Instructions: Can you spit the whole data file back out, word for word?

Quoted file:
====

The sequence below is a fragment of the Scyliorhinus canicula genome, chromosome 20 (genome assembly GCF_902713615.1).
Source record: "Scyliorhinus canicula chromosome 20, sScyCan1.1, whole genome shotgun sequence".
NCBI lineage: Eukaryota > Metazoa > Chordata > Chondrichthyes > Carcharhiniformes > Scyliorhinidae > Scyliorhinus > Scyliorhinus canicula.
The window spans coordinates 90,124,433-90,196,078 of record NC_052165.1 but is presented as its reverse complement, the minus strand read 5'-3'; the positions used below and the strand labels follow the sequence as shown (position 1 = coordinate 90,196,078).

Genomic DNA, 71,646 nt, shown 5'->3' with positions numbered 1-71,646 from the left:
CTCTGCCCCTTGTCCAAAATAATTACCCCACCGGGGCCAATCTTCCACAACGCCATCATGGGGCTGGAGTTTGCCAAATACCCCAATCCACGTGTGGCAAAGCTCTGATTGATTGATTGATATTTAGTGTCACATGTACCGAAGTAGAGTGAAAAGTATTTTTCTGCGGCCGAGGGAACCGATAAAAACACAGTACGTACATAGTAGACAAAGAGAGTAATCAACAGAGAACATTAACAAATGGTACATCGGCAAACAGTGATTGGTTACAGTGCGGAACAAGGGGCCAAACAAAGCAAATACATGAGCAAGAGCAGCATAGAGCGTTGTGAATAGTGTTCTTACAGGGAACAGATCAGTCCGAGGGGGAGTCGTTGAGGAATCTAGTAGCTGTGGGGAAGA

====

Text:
The sequence below is a fragment of the Scyliorhinus canicula genome, chromosome 20 (genome assembly GCF_902713615.1).
Source record: "Scyliorhinus canicula chromosome 20, sScyCan1.1, whole genome shotgun sequence".
NCBI lineage: Eukaryota > Metazoa > Chordata > Chondrichthyes > Carcharhiniformes > Scyliorhinidae > Scyliorhinus > Scyliorhinus canicula.
The window spans coordinates 90,124,433-90,196,078 of record NC_052165.1 but is presented as its reverse complement, the minus strand read 5'-3'; the positions used below and the strand labels follow the sequence as shown (position 1 = coordinate 90,196,078).

Genomic DNA, 71,646 nt, shown 5'->3' with positions numbered 1-71,646 from the left:
CTCTGCCCCTTGTCCAAAATAATTACCCCACCGGGGCCAATCTTCCACAACGCCATCATGGGGCTGGAGTTTGCCAAATACCCCAATCCACGTGTGGCAAAGCTCTGATTGATTGATTGATATTTAGTGTCACATGTACCGAAGTAGAGTGAAAAGTATTTTTCTGCGGCCGAGGGAACCGATAAAAACACAGTACGTACATAGTAGACAAAGAGAGTAATCAACAGAGAACATTAACAAATGGTACATCGGCAAACAGTGATTGGTTACAGTGCGGAACAAGGGGCCAAACAAAGCAAATACATGAGCAAGAGCAGCATAGAGCGTTGTGAATAGTGTTCTTACAGGGAACAGATCAGTCCGAGGGGGAGTCGTTGAGGAATCTAGTAGCTGTGGGGAAGA